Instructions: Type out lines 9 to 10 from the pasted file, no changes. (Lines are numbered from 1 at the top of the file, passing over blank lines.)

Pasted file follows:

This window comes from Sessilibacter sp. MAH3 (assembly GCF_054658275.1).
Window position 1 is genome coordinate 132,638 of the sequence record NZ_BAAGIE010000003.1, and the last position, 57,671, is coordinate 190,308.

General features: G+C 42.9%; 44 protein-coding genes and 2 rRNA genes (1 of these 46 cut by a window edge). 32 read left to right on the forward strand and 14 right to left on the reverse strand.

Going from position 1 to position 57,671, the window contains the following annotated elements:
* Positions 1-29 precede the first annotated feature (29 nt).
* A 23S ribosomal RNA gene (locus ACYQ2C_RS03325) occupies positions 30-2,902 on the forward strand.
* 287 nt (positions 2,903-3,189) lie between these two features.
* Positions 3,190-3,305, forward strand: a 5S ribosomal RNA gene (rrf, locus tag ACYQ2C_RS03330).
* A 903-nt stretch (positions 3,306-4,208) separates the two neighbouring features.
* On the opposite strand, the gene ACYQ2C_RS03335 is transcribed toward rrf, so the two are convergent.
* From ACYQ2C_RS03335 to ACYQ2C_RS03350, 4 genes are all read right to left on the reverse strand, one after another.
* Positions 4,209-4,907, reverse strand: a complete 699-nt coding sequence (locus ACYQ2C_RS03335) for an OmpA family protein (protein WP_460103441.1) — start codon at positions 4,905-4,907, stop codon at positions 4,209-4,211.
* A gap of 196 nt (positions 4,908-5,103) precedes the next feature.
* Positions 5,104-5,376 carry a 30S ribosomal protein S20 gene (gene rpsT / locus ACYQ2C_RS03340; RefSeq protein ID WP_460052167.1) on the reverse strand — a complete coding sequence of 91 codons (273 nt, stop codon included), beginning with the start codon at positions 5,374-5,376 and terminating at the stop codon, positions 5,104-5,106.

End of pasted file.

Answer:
* A 903-nt stretch (positions 3,306-4,208) separates the two neighbouring features.
* On the opposite strand, the gene ACYQ2C_RS03335 is transcribed toward rrf, so the two are convergent.